“Smart never descends to incoherence in his public discourse. In this respect, he is far better than most Internet trolls,” admits Phillip Scuderi, a journalist who’s covered the Smart chronicles from the beginning. “But coherence is no sure sign of sanity; clarity no counterpoint to depravity.”

Over time, his reputation as an online defender of his games and unabashed pistol-whipper of his enemies overshadows the games themselves. But Smart’s dedication to his dream game and to his small but ferociously loyal band of followers never wanes. When he finally patches up and polishes Battlecruiser to his satisfaction, he does the unthinkable—he gives it away as a free download. He follows this with Battlecruiser 2.0 in 1998, which he also ends up giving away to the fanbase. Next, he goes into a three-year period of near-constant development, lasting until the franchise re-sets with Battlecruiser Millennium in 2001 and the Universal Combat series that follows.
Throughout this period, Smart’s sorties into online forums remain animated and controversial. Whenever the discussion on a gamer site turns in his direction, he appears. (This leads to yet another urban legend: Utter his name thrice and he shall appear!) And his appearance often leads to the derailment of entire communities. He admits that, when a conversation piques his interest, “I post, and walk away in most cases leaving nothing but scorched Earth behind.”
Shawn Andrich saw the Smart-bomb land at several game community sites he’s managed over the years, most recently at He couldn’t stand it. Fearing a descent into madness, he banned Smart most recently after only a handful of posts.
“I’ve banned him from two different sites now,” says Andrich. “If I ban him from a third site, I think I get a tote bag.”

The Derek Smart story is about games, despite all the controversy. “Some people tend to forget one very, very important thing about me,” he explains. “I am a gamer.” And that’s what’s driven him to work, rework, refine, and expand a single vision for 14 years.
But a Derek Smart game is not for the faint of heart. Every game in the Battlecruiser mythos is a complex flight simulator, tactical strategy game, and resource management challenge all rolled up in a dense interface. When you fire up Universal Combat (the Collector’s Edition is the latest version), there’s little question you are playing his game. When you open up the manual—because you ain’t learning this one by feel—he’s right there in your face:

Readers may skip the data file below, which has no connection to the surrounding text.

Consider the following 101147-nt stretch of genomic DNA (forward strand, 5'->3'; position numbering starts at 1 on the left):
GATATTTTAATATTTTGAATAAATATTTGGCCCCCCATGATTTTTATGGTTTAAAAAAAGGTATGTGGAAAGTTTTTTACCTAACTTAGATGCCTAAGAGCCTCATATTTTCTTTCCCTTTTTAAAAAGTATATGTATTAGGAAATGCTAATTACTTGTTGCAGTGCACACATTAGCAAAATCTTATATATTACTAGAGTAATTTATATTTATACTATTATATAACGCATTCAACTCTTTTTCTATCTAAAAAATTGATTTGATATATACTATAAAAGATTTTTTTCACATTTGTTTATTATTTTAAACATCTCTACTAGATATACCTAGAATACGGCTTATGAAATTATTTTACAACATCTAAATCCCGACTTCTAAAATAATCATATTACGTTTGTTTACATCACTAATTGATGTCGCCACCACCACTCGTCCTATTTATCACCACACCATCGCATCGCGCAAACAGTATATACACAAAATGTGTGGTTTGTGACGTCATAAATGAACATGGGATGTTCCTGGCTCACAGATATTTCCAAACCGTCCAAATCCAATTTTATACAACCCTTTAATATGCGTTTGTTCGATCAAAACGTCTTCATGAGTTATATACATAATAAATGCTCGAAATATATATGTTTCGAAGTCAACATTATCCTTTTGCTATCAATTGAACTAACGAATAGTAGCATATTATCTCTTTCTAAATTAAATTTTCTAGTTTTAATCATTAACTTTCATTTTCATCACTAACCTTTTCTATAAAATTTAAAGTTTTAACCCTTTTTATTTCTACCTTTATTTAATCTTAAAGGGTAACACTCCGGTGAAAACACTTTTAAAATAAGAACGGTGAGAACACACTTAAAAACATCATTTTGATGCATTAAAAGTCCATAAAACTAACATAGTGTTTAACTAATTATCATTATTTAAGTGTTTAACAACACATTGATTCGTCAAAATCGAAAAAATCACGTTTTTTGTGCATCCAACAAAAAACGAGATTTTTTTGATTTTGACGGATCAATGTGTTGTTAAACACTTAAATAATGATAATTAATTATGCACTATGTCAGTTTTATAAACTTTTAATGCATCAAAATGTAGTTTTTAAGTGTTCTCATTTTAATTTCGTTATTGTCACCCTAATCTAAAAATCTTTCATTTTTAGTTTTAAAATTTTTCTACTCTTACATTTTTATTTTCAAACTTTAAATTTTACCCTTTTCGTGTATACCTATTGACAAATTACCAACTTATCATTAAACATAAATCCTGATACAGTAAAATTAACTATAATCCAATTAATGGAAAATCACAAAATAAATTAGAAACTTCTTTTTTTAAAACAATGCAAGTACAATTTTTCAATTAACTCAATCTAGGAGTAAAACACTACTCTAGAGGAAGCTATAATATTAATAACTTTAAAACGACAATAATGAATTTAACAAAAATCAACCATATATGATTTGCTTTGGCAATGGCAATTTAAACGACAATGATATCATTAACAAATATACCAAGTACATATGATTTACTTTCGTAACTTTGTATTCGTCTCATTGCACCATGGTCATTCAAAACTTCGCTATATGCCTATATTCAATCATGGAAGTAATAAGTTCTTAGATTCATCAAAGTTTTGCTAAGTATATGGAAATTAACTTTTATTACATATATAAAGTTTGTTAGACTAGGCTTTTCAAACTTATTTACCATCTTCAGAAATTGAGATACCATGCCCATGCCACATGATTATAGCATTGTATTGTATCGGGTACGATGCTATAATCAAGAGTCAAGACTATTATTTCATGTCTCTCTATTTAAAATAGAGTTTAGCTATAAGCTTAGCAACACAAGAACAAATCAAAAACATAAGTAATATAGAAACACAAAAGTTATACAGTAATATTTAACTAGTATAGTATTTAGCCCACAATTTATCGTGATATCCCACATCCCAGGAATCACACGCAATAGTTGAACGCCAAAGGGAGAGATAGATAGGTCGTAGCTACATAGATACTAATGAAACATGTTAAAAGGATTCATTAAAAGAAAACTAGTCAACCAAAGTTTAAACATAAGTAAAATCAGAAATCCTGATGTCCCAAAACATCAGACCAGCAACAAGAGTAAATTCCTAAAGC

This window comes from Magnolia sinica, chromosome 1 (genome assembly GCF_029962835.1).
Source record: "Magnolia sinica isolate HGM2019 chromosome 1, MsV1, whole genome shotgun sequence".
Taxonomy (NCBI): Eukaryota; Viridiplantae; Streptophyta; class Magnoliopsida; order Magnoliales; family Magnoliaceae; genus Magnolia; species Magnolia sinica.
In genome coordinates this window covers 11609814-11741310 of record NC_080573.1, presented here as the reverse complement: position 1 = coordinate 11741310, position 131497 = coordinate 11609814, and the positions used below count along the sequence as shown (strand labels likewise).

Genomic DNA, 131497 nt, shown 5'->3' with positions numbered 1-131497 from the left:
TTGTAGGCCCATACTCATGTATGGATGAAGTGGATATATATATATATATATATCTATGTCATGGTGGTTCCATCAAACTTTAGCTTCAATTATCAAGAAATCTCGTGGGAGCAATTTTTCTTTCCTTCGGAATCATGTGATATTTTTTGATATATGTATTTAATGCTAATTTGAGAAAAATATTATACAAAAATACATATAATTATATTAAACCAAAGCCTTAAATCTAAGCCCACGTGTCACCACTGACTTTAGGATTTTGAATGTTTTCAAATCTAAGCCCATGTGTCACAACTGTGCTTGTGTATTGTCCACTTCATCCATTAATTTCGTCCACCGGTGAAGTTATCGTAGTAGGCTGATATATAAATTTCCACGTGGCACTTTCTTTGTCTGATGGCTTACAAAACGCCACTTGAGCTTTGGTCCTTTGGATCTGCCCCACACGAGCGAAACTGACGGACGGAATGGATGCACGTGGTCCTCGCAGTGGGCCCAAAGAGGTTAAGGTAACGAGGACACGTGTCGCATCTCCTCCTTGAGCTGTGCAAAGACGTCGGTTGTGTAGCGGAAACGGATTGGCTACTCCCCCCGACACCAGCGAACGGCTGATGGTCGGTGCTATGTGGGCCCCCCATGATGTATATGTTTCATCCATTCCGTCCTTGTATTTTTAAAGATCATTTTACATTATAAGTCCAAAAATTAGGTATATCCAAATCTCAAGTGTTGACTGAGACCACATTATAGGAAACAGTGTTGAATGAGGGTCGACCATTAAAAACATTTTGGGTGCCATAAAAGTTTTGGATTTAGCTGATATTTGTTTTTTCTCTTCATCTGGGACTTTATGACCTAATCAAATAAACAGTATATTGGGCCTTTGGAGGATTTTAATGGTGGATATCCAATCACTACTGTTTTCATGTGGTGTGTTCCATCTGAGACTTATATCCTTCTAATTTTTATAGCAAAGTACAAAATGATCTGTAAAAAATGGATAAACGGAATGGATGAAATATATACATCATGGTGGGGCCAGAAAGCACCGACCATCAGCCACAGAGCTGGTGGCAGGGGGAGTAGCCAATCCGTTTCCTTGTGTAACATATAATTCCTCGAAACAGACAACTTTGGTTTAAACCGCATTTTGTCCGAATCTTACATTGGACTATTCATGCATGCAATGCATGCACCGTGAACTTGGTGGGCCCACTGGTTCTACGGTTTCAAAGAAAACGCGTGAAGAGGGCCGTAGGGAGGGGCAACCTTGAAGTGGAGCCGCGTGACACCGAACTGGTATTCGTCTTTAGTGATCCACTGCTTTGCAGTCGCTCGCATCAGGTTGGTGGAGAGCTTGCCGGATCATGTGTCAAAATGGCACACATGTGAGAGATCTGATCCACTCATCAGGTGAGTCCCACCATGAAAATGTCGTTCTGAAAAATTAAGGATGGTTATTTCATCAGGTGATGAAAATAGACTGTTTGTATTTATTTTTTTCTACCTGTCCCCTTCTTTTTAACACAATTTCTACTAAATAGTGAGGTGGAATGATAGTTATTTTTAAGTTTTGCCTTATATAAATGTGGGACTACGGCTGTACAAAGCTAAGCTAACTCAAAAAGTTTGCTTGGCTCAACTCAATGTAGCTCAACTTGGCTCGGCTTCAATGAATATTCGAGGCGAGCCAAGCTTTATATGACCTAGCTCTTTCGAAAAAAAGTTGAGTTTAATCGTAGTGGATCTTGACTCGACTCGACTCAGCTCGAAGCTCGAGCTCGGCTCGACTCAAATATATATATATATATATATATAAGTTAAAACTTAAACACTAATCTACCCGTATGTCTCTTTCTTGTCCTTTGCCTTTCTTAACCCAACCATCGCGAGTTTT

“In this tutorial, unless otherwise stated, ‘click’ implies that you left-click using mouse button one. Yeah, it’s the one on the left. Ingenious, isn’t it? If you’re not certain which button I’m talking about, stare at the mouse for a bit.”
That’s right. He’s talking to you. You wanna play? You’re playing on his terms. Unless you’re a fan—a big fan—and you’ve got the patience of a mule and really, really want to play them, you’re going to get frustrated pretty quick. This difficulty level, the unapproachability of his games, isn’t a function of sadism; Smart wants the game to be complex.
“They’re not—and never have been—for the typical gamer.”

And he’s going to keep making them that way, even as he moves away from the PC and on to his new projects, an original series of space games for the Xbox 360 called Galactic Command. He heads into this brave new world completely unafraid.
“What makes a man is not just his ability to stand strong but also his ability to get up when he falls,” he says. And even then, the world will not see the last of Smart. Love him or hate him, Derek Smart will not go quietly into that good night. He’ll keep making the games he loves.
“I turn 44 this year, and my guess is I’ll probably be doing this until they turn the lights out and wheel my sorry ass out.”

Get Your Head in the Game
If you’re looking to take the Battlecruiser plunge for the first time, or want to reunite with your old Universal Combat friend, there’s only one place you can look. Smart has signed an exclusive deal with Turner’s GameTap service to distribute Universal Combat Collector’s Edition.  He joins other niche independent games such as Sam and Max and the latest Myst game, Uru.
But that’s the end of the line.  Smart’s taking his dream to a different audience. Watch out, Xbox 360, here he comes.

This article originaly appeared in Computer Games Magazine #196